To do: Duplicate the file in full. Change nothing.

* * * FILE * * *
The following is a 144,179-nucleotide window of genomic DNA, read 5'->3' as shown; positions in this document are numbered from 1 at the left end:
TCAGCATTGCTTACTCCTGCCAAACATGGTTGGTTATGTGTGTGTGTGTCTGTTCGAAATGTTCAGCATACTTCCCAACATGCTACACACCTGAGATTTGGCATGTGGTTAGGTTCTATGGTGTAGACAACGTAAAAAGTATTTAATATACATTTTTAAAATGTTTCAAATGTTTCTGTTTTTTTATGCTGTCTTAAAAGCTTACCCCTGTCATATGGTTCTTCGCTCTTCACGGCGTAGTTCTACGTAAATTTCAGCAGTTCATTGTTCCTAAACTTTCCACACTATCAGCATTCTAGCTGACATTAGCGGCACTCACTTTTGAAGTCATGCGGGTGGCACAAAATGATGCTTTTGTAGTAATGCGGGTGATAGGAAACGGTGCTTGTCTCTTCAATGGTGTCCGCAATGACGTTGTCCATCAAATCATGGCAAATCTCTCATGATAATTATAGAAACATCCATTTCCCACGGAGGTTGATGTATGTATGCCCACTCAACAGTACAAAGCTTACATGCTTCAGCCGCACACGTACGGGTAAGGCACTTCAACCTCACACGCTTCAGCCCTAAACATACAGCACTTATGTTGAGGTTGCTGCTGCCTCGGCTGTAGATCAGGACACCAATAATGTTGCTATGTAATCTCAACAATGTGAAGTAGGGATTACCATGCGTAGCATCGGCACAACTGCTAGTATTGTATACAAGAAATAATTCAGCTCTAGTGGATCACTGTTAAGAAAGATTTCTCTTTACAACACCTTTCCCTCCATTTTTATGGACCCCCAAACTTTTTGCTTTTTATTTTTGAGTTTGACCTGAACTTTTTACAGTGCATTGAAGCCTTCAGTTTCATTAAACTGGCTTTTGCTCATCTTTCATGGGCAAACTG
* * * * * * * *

The following is a 144,179-nucleotide window of genomic DNA, read 5'->3' as shown; positions in this document are numbered from 1 at the left end:
TCAGCATTGCTTACTCCTGCCAAACATGGTTGGTTATGTGTGTGTGTGTCTGTTCGAAATGTTCAGCATACTTCCCAACATGCTACACACCTGAGATTTGGCATGTGGTTAGGTTCTATGGTGTAGACAACGTAAAAAGTATTTAATATACATTTTTAAAATGTTTCAAATGTTTCTGTTTTTTTATGCTGTCTTAAAAGCTTACCCCTGTCATATGGTTCTTCGCTCTTCACGGCGTAGTTCTACGTAAATTTCAGCAGTTCATTGTTCCTAAACTTTCCACACTATCAGCATTCTAGCTGACATTAGCGGCACTCACTTTTGAAGTCATGCGGGTGGCACAAAATGATGCTTTTGTAGTAATGCGGGTGATAGGAAACGGTGCTTGTCTCTTCAATGGTGTCCGCAATGACGTTGTCCATCAAATCATGGCAAATCTCTCATGATAATTATAGAAACATCCATTTCCCACGGAGGTTGATGTATGTATGCCCACTCAACAGTACAAAGCTTACATGCTTCAGCCGCACACGTACGGGTAAGGCACTTCAACCTCACACGCTTCAGCCCTAAACATACAGCACTTATGTTGAGGTTGCTGCTGCCTCGGCTGTAGATCAGGACACCAATAATGTTGCTATGTAATCTCAACAATGTGAAGTAGGGATTACCATGCGTAGCATCGGCACAACTGCTAGTATTGTATACAAGAAATAATTCAGCTCTAGTGGATCACTGTTAAGAAAGATTTCTCTTTACAACACCTTTCCCTCCATTTTTATGGACCCCCAAACTTTTTGCTTTTTATTTTTGAGTTTGACCTGAACTTTTTACAGTGCATTGAAGCCTTCAGTTTCATTAAACTGGCTTTTGCTCATCTTTCATGGGCAAACTG